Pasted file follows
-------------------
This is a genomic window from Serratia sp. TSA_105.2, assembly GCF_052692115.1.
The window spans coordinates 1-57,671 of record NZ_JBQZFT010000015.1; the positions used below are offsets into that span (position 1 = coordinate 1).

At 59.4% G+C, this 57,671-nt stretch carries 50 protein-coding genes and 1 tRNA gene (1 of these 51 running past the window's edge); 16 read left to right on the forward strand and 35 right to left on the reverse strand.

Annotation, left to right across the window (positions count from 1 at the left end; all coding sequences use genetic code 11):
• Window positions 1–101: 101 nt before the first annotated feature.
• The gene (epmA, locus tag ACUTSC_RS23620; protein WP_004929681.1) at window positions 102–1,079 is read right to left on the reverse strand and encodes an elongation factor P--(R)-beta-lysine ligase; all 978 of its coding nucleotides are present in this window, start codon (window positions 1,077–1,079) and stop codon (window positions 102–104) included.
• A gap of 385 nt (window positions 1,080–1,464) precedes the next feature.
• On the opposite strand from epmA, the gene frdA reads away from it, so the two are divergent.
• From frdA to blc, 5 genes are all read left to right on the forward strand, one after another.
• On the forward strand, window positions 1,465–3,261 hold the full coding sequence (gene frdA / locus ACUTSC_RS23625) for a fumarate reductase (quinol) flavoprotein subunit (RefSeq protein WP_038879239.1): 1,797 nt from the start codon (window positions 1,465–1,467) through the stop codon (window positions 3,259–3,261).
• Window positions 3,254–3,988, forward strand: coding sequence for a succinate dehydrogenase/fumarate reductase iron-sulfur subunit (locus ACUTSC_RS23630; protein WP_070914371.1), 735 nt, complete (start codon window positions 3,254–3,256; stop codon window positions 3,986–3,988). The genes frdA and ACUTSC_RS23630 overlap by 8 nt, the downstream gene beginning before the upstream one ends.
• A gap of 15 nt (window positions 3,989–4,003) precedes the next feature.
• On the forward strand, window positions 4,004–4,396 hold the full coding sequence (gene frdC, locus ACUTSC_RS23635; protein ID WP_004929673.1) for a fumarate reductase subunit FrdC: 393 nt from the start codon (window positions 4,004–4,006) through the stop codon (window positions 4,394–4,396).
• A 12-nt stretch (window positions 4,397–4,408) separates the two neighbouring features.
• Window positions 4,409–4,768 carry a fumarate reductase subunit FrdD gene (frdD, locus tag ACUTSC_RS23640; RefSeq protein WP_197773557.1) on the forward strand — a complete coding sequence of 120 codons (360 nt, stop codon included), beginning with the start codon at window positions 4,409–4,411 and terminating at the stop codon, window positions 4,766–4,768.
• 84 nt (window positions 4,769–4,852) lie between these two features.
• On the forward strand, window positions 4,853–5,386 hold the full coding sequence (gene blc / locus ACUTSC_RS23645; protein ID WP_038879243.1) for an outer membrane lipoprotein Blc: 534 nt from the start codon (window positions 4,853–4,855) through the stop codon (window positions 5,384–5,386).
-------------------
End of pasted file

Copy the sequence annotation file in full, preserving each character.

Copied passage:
This is a genomic window from Serratia sp. TSA_105.2, assembly GCF_052692115.1.
The window spans coordinates 1-57,671 of record NZ_JBQZFT010000015.1; the positions used below are offsets into that span (position 1 = coordinate 1).

At 59.4% G+C, this 57,671-nt stretch carries 50 protein-coding genes and 1 tRNA gene (1 of these 51 running past the window's edge); 16 read left to right on the forward strand and 35 right to left on the reverse strand.

Annotation, left to right across the window (positions count from 1 at the left end; all coding sequences use genetic code 11):
• Window positions 1–101: 101 nt before the first annotated feature.
• The gene (epmA, locus tag ACUTSC_RS23620; protein WP_004929681.1) at window positions 102–1,079 is read right to left on the reverse strand and encodes an elongation factor P--(R)-beta-lysine ligase; all 978 of its coding nucleotides are present in this window, start codon (window positions 1,077–1,079) and stop codon (window positions 102–104) included.
• A gap of 385 nt (window positions 1,080–1,464) precedes the next feature.
• On the opposite strand from epmA, the gene frdA reads away from it, so the two are divergent.
• From frdA to blc, 5 genes are all read left to right on the forward strand, one after another.
• On the forward strand, window positions 1,465–3,261 hold the full coding sequence (gene frdA / locus ACUTSC_RS23625) for a fumarate reductase (quinol) flavoprotein subunit (RefSeq protein WP_038879239.1): 1,797 nt from the start codon (window positions 1,465–1,467) through the stop codon (window positions 3,259–3,261).
• Window positions 3,254–3,988, forward strand: coding sequence for a succinate dehydrogenase/fumarate reductase iron-sulfur subunit (locus ACUTSC_RS23630; protein WP_070914371.1), 735 nt, complete (start codon window positions 3,254–3,256; stop codon window positions 3,986–3,988). The genes frdA and ACUTSC_RS23630 overlap by 8 nt, the downstream gene beginning before the upstream one ends.
• A gap of 15 nt (window positions 3,989–4,003) precedes the next feature.
• On the forward strand, window positions 4,004–4,396 hold the full coding sequence (gene frdC, locus ACUTSC_RS23635; protein ID WP_004929673.1) for a fumarate reductase subunit FrdC: 393 nt from the start codon (window positions 4,004–4,006) through the stop codon (window positions 4,394–4,396).
• A 12-nt stretch (window positions 4,397–4,408) separates the two neighbouring features.
• Window positions 4,409–4,768 carry a fumarate reductase subunit FrdD gene (frdD, locus tag ACUTSC_RS23640; RefSeq protein WP_197773557.1) on the forward strand — a complete coding sequence of 120 codons (360 nt, stop codon included), beginning with the start codon at window positions 4,409–4,411 and terminating at the stop codon, window positions 4,766–4,768.
• 84 nt (window positions 4,769–4,852) lie between these two features.
• On the forward strand, window positions 4,853–5,386 hold the full coding sequence (gene blc / locus ACUTSC_RS23645; protein ID WP_038879243.1) for an outer membrane lipoprotein Blc: 534 nt from the start codon (window positions 4,853–4,855) through the stop codon (window positions 5,384–5,386).